Are You Faking?


http://www.moveintochange.com/#!blog/cs6u

It’s that time of year again! That time when everyone seems to be making new year’s resolutions. Some folks are excited about them and some are just ignoring the whole darn thing.

hate-party-friends-new-years-ecards-someecards

For many, the turning of the New Year is the perfect opportunity to reset intentions, define goals and feel a fresh enthusiasm for life and possibilities.

 Certainly, it’s not necessary to wait for the New Year to do any of those things but, you might want to know that setting goals, of the New Year’s Resolution type or any other kind, is arguably the most important skill you can learn to improve your self-confidence. 

The process of setting goals, if done well, requires tapping into your vision. It draws out of you those future achievements that you know will make you proud. And, setting the right type of goals (for you) focuses your acquisition of knowledge and helps you organize – your time, your inner and outer resources – so you can live more of the life you want.

(Want a new approach to goals that doesn’t feel forced? Drop me a line or give me a call.)

 These are the very same reasons many people avoid setting goals at any time of the year. Setting goals can, and often does, dredge up obstacles.

 It’s pretty typical to avoid setting goals because it brings up worries that we’ll let ourselves down. It brings up beliefs that we can’t reach for what we want because we don’t have enough self-confidence (now there’s a negative loop, for you). Or it reminds us of those times when we tried and failed, and so on.

One of my clients recently told me that her New Years’s Resolution is to “Fake it ’til I make it.” Then she wondered aloud if that was a good idea.

 This is a common piece of advice… Is it a myth or does it work?

 Well, it depends.

 It depends on what you mean by “fake it” and on what you’re faking. It depends on your level of experience with the area of said faking. It depends on your attitude while you are faking it, which has something to do with whether you are an extrovert or an introvert. And it depends on how comfortable you are trying something new.

 If what you mean by faking it is hopping into the driver’s seat  of a Fiat Spider when your only experience to date has been playing Mario Kart, then yes, read on...

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100 Breaths 100 Days- Ohm my goodness!

Most people celebrate the coming and going of the new year on Dec.31st. I’ve never really gotten in to it, though I’ve tried. It just doesn’t click for me. This year I decided to stop worrying that other people might think I’m a card carrying Wiccan cavorting naked in the woods, because I really want to say goodby to last year and hello to this one at the winter solstice. (By the way, if you are a Wiccan or anything else, and want to dance in your birthday suit to celebrate national Ice Cream Day, I say go for it.)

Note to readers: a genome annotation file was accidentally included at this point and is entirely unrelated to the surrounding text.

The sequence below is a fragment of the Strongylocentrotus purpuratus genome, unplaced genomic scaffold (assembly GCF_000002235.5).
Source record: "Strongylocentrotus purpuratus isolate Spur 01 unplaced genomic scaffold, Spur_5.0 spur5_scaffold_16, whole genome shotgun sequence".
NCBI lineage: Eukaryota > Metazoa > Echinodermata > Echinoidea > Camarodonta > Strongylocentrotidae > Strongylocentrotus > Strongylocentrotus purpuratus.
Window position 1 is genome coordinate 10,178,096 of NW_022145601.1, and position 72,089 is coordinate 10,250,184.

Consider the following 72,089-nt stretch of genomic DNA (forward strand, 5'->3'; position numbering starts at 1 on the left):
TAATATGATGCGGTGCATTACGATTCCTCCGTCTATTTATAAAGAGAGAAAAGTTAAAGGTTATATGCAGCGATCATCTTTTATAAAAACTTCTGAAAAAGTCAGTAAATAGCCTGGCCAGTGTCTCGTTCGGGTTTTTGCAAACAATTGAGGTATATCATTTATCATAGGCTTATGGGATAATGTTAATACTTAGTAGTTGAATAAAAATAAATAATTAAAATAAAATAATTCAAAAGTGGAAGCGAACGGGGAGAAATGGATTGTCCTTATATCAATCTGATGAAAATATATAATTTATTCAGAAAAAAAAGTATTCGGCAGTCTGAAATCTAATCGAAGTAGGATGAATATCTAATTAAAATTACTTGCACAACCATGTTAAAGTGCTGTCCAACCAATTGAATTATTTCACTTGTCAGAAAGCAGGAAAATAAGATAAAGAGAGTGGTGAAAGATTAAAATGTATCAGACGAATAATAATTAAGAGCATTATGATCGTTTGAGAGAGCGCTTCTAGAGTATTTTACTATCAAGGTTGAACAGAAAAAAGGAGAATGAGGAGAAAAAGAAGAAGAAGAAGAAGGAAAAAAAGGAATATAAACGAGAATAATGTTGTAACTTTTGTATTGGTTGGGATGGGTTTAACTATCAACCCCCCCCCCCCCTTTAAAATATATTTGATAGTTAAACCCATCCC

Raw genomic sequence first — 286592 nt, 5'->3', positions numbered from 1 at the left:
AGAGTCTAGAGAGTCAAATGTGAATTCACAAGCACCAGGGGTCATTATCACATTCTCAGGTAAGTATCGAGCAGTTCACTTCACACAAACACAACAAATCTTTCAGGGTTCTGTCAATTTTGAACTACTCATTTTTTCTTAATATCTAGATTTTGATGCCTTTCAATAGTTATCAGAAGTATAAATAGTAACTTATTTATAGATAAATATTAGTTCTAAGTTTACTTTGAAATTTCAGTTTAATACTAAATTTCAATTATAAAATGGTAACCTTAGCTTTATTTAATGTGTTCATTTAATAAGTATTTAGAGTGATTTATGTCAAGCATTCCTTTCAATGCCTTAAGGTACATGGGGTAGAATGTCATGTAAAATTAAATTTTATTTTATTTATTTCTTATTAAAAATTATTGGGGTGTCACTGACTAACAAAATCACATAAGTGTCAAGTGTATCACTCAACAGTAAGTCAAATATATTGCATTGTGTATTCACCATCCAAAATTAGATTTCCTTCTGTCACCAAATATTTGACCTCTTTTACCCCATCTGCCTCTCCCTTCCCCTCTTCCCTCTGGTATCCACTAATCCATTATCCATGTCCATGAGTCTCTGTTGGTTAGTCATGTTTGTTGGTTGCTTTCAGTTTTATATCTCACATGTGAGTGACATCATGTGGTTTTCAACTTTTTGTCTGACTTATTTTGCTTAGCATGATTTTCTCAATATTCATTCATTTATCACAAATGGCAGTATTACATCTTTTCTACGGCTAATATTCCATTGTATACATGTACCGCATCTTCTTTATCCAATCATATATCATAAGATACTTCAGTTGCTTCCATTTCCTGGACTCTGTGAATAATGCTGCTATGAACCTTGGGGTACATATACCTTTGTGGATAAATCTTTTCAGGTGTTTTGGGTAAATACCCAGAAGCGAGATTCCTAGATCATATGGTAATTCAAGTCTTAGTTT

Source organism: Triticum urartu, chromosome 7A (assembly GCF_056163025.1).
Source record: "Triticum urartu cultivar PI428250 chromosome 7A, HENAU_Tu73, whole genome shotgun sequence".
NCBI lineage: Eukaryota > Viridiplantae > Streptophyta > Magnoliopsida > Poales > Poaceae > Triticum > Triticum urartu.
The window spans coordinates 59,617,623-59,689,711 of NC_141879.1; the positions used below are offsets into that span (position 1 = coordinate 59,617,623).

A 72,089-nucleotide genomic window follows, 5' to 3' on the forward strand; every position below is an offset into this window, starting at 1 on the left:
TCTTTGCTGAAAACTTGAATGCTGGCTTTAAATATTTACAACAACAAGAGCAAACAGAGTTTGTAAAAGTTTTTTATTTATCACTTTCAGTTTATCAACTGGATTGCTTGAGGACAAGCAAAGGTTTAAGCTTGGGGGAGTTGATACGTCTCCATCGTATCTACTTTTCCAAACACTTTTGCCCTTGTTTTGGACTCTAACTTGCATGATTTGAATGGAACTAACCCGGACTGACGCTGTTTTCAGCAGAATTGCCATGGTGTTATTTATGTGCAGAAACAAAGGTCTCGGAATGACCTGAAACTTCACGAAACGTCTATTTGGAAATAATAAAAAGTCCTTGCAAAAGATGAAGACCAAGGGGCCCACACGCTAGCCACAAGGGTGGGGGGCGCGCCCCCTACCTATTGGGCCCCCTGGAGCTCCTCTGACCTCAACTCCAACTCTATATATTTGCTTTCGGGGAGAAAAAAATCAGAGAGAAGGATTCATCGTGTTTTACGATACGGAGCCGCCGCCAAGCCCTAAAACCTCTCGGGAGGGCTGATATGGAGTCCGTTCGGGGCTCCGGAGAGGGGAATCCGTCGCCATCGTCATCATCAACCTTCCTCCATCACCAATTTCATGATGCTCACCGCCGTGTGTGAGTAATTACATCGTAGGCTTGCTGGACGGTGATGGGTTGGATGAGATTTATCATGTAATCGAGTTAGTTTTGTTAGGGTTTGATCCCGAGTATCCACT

It’s just that a new cycle of going around the sun makes sense to me. It just does…so there.

I don’t know if  Dec.21, 2012 was different because the alternately dire and ecstatic Mayan prophesies made me pay extra attention, or if I’m just getting so much better at telling myself the truth, but I finally went with it.

So in lieu of New Year’s Resolutions (something I know works for a lot of people but not for me) I made a list of things that bring brightness to my life. On that list are also things I hope will bring more spark but I haven’t tried them yet, things I want to make sure I do more regularly, or stuff I want to make sure I do at all.

First on the list – meditate.

Just in case you’ve been living under a rock, there’s been a good deal of research lately, scientific, anecdotal, and non-traditional, about the benefits of meditation. Skip the next paragraph if you already know the effects of a meditation practice.

Meditation and other mindfulness practices help relieve chronic pain, bring greater levels of calm, and enhance clarity and focus. Meditation also lowers blood pressure and enhances the immune system. Meditators report greater connection to an inner sense of knowing, and can experience connection to a larger consciousness and a widening capacity for  compassion. Overtime too, they notice composure to act in considered and constructive ways and a more stable and balanced personality.

Not news to me either.

Yet, I hadn’t been able to sit and meditate since I first heard about it from Remember, Be Here Now in 1972 (yes, I’m that old).

So after, many many years of yoga asana, cranio-sacral sessions, and Focusing, I decided to start small. That’s the advice I give to clients and I took it.

Two minutes of sitting quietly. Once a week. Then three minutes. Twice a week. Soon at five minutes, I noticed that I wanted to do it more. I actually looked forward to it. Surprise!

That brings me to 100 Breaths 100 Days.

Breathing

   Breathing        Anne Lindberg*

I have made a commitment to myself (and now you’re a witness) to  meditate daily, sitting for 100 breaths for 100 days.

Want to join me in 100 Breaths 100 Days? I’ll be writing about my experiences on Meditation Monday, every – er – Monday! You can tell me about yours, or hang out and observe.

Or,

Talk to me…Tell me about a practice that matters to you or about something you want to make sure to include on your list of sparks. Do you have a list? What do you call it?

* at the Daum Museum of Contemporary Art